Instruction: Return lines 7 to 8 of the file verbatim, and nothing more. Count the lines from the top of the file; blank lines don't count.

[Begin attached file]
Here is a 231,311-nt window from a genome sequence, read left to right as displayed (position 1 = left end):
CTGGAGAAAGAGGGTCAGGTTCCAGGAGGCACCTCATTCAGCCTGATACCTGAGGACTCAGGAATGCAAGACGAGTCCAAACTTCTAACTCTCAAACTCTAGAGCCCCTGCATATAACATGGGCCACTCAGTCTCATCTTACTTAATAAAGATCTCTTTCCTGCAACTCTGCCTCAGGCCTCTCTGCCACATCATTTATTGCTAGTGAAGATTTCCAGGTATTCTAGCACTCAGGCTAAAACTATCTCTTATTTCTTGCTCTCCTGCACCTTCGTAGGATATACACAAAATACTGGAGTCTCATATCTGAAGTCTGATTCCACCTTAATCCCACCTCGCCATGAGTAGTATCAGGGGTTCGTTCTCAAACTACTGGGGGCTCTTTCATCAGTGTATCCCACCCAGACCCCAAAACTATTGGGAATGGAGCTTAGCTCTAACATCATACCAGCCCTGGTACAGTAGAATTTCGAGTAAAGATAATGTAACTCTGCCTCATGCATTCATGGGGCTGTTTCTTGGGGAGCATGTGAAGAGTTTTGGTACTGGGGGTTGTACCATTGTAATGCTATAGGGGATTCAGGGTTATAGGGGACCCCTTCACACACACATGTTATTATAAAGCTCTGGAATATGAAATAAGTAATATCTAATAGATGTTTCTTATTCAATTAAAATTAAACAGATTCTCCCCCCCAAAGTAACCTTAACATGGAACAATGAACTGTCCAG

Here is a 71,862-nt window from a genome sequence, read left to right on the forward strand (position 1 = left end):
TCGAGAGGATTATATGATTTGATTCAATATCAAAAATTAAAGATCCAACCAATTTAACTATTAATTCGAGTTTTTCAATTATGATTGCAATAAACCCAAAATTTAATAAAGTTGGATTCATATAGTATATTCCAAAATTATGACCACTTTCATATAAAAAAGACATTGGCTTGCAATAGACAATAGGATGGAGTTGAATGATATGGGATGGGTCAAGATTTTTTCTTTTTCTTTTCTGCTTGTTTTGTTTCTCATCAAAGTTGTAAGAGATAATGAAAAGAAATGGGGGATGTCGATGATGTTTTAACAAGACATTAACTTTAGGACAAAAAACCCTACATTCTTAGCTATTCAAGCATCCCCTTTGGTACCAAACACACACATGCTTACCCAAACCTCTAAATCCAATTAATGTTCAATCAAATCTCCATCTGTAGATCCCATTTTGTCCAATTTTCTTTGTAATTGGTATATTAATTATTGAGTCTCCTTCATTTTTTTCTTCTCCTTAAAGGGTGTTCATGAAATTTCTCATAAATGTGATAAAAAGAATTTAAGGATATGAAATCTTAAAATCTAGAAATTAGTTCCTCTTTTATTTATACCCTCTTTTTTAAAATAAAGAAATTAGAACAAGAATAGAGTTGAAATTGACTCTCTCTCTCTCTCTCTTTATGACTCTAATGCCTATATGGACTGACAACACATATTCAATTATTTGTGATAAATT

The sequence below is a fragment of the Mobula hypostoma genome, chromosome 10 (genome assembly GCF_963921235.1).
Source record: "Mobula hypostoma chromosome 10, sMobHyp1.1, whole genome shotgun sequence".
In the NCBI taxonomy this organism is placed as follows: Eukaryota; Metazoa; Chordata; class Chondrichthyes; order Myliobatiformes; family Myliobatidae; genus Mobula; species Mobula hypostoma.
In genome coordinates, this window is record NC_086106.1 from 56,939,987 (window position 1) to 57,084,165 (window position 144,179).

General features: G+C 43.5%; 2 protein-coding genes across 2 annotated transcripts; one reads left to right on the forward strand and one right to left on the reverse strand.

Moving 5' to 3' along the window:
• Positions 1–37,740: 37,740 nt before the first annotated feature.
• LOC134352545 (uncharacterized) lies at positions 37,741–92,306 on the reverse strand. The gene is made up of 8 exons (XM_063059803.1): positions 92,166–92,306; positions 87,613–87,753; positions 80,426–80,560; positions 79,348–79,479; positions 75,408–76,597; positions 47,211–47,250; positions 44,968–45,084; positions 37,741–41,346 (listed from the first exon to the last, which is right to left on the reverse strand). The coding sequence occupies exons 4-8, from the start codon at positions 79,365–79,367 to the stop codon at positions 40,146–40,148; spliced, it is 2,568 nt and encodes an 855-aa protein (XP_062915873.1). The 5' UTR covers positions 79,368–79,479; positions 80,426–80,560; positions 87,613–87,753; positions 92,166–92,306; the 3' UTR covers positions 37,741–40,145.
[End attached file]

In the NCBI taxonomy this organism is placed as follows: Eukaryota; Metazoa; Chordata; class Chondrichthyes; order Myliobatiformes; family Myliobatidae; genus Mobula; species Mobula hypostoma.
In genome coordinates, this window is record NC_086106.1 from 56,939,987 (window position 1) to 57,084,165 (window position 144,179).